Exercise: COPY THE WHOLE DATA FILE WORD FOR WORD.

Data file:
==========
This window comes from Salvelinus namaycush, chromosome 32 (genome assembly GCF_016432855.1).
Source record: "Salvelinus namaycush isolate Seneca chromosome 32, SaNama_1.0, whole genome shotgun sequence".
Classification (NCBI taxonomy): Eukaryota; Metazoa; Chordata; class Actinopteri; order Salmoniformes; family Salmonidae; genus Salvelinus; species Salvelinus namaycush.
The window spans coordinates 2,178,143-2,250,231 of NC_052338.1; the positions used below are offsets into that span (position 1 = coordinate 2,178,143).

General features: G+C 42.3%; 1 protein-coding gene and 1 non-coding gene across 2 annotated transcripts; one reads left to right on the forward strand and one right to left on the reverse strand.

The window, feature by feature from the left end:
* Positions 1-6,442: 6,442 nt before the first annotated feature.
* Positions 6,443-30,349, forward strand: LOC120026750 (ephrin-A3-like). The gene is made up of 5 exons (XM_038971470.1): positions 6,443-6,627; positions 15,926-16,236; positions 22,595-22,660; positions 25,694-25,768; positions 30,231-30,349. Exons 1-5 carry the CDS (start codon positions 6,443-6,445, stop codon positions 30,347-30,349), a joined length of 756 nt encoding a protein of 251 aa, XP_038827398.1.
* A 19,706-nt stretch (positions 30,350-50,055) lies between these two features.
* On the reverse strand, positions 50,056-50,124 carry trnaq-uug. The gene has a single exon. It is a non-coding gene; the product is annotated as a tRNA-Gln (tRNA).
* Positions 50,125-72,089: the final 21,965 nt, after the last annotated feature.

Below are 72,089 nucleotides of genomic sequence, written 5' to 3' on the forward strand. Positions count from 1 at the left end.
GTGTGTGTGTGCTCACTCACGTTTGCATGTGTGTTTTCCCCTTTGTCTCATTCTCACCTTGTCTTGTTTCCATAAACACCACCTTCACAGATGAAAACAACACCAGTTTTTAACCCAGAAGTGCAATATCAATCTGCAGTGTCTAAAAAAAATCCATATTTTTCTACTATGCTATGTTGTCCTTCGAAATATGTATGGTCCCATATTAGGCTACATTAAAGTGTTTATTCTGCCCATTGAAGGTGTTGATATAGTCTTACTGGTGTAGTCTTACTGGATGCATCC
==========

This window comes from Salvelinus namaycush, chromosome 32 (genome assembly GCF_016432855.1).
Source record: "Salvelinus namaycush isolate Seneca chromosome 32, SaNama_1.0, whole genome shotgun sequence".
Classification (NCBI taxonomy): Eukaryota; Metazoa; Chordata; class Actinopteri; order Salmoniformes; family Salmonidae; genus Salvelinus; species Salvelinus namaycush.
The window spans coordinates 2,178,143-2,250,231 of NC_052338.1; the positions used below are offsets into that span (position 1 = coordinate 2,178,143).

General features: G+C 42.3%; 1 protein-coding gene and 1 non-coding gene across 2 annotated transcripts; one reads left to right on the forward strand and one right to left on the reverse strand.

The window, feature by feature from the left end:
* Positions 1-6,442: 6,442 nt before the first annotated feature.
* Positions 6,443-30,349, forward strand: LOC120026750 (ephrin-A3-like). The gene is made up of 5 exons (XM_038971470.1): positions 6,443-6,627; positions 15,926-16,236; positions 22,595-22,660; positions 25,694-25,768; positions 30,231-30,349. Exons 1-5 carry the CDS (start codon positions 6,443-6,445, stop codon positions 30,347-30,349), a joined length of 756 nt encoding a protein of 251 aa, XP_038827398.1.
* A 19,706-nt stretch (positions 30,350-50,055) lies between these two features.
* On the reverse strand, positions 50,056-50,124 carry trnaq-uug. The gene has a single exon. It is a non-coding gene; the product is annotated as a tRNA-Gln (tRNA).
* Positions 50,125-72,089: the final 21,965 nt, after the last annotated feature.

Below are 72,089 nucleotides of genomic sequence, written 5' to 3' on the forward strand. Positions count from 1 at the left end.
GTGTGTGTGTGCTCACTCACGTTTGCATGTGTGTTTTCCCCTTTGTCTCATTCTCACCTTGTCTTGTTTCCATAAACACCACCTTCACAGATGAAAACAACACCAGTTTTTAACCCAGAAGTGCAATATCAATCTGCAGTGTCTAAAAAAAATCCATATTTTTCTACTATGCTATGTTGTCCTTCGAAATATGTATGGTCCCATATTAGGCTACATTAAAGTGTTTATTCTGCCCATTGAAGGTGTTGATATAGTCTTACTGGTGTAGTCTTACTGGATGCATCC